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dc.contributor.authorXu, Y.
dc.contributor.authorWang, W.
dc.contributor.authorChen, M.
dc.date.accessioned2019-09-13T14:49:32Z
dc.date.available2019-09-13T14:49:32Z
dc.date.issued2019
dc.identifier.urihttps://www.scopus.com/inward/record.uri?eid=2-s2.0-85068534862&doi=10.1186%2fs12989-019-0312-6&partnerID=40&md5=e2a09e68c72954079b341c90d1210486
dc.identifier.urihttp://hdl.handle.net/10713/10602
dc.description.abstractBackground: Obesity is an uncontrolled global epidemic and one of the leading global public health challenges. Maternal exposure to ambient fine particulate matter (PM2.5) may adversely program offspring's adiposity, suggesting a specialized role of PM2.5 pollution in the global obesity epidemic. However, the vulnerable window for this adverse programming and how it is cross-generationally transmitted have not been determined. Therefore, in the present study, female C57Bl/6 J mice were exposed to filtered air (FA) or concentrated ambient PM2.5 (CAP) during different periods, and the development and adulthood adiposity of their four-generational offspring were assessed. Results: Our data show that the pre-conceptional but not gestational exposure to CAP was sufficient to cause male but not female offspring's low birth weight, accelerated postnatal weight gain, and increased adulthood adiposity. These adverse developmental traits were transmitted into the F2 offspring born by the female but not male F1 offspring of CAP-exposed dams. In contrast, no adverse development was noted in the F3 offspring. Conclusions: The present study identified a pre-conceptional window for the adverse programming of adiposity by maternal exposure to PM2.5, and showed that it was maternally transmitted into the third generation. These data not only call special attention to the protection of women from exposure to PM2.5, but also may facilitate the development of intervention to prevent this adverse programming. Copyright 2019 The Author(s).en_US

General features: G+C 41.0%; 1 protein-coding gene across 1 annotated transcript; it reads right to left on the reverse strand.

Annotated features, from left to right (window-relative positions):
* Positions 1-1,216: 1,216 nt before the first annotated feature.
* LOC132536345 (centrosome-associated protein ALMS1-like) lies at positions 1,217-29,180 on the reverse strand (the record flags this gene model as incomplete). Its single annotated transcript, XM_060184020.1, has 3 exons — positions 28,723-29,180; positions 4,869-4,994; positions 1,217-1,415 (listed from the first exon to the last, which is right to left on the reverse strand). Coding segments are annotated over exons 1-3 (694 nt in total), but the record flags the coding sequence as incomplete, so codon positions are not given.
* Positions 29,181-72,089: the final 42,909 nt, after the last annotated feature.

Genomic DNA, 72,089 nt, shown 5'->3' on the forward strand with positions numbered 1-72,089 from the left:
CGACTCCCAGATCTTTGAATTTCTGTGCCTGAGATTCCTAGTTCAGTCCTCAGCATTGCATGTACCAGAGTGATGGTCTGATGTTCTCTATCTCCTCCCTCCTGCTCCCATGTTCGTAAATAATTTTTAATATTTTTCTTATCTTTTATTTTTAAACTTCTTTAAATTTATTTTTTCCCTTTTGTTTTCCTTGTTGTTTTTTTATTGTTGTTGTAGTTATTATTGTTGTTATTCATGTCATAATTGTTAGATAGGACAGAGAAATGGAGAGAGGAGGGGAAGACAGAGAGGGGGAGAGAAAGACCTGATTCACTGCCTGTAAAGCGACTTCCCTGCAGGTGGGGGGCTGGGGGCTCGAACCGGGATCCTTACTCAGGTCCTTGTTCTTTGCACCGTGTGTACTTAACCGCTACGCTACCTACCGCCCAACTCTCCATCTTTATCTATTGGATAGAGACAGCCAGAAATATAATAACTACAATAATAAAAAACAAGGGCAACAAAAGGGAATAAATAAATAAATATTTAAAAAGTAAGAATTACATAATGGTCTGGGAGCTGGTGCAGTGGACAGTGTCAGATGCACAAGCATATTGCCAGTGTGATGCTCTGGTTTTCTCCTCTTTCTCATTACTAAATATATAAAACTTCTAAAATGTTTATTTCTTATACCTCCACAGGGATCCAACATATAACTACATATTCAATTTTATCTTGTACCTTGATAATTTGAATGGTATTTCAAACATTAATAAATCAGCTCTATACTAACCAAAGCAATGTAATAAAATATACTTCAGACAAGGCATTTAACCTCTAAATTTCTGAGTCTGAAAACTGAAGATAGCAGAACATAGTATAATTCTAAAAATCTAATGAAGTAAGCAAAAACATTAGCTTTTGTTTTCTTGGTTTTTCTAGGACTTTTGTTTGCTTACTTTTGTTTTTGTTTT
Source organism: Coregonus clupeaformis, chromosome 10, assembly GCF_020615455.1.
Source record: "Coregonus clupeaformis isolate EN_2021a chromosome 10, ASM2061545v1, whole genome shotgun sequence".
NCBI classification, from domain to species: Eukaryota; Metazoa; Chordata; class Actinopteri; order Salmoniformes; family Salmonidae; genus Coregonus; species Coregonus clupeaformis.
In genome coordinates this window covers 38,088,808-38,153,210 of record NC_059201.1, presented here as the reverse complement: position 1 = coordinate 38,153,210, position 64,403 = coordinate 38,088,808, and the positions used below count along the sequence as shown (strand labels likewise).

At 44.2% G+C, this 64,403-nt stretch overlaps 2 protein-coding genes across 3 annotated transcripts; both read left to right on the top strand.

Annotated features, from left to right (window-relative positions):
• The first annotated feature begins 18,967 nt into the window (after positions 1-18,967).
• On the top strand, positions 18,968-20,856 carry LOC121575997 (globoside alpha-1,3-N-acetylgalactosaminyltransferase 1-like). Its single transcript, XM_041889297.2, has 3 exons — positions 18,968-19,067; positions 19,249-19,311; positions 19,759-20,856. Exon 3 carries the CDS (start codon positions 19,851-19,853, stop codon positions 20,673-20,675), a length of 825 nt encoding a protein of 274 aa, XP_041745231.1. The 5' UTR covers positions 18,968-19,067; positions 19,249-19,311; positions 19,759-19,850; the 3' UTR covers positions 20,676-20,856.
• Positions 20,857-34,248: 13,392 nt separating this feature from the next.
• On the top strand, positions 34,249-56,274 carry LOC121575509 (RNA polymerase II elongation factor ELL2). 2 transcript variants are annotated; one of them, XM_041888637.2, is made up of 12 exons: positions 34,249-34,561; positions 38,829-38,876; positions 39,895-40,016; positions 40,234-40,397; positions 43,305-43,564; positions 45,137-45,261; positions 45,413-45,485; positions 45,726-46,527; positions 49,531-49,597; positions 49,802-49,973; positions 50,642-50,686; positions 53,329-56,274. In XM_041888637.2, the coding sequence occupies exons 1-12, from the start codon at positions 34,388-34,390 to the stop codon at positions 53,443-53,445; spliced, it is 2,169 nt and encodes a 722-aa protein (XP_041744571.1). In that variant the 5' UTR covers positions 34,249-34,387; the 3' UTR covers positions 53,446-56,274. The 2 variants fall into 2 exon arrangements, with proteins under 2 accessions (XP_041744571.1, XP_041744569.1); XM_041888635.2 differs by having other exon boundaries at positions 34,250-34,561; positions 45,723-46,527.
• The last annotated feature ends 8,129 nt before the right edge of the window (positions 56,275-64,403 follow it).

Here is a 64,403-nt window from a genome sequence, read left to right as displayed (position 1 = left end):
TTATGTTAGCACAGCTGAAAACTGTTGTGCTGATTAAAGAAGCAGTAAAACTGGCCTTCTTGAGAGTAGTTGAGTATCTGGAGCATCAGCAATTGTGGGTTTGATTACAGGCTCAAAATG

dc.description.sponsorshipThis work was supported by the National Institutes of Health (R01ES024516 to ZY), the American Heart Association (13SDG17070131 to ZY), the National Natural Science Foundation of China (Grant No. 81270342 to YX, 91643205 to HK and 81500216 to MC) and Shanghai Pujiang Program (17PJ1401300 to YX).en_US
dc.description.urihttps://doi.org/10.1186/s12989-019-0312-6en_US
dc.language.isoen-USen_US
dc.publisherBioMed Central Ltd.en_US
dc.relation.ispartofParticle and Fibre Toxicology
dc.subjectCross-generational transmissionen_US
dc.subjectDevelopmental programmingen_US
dc.subjectMaternal exposureen_US
dc.subjectObesityen_US
dc.subjectPM2.5en_US
dc.titleDevelopmental programming of obesity by maternal exposure to concentrated ambient PM2.5 is maternally transmitted into the third generation in a mouse modelen_US
dc.typeArticleen_US
dc.identifier.doi10.1186/s12989-019-0312-6
dc.identifier.pmid31266526


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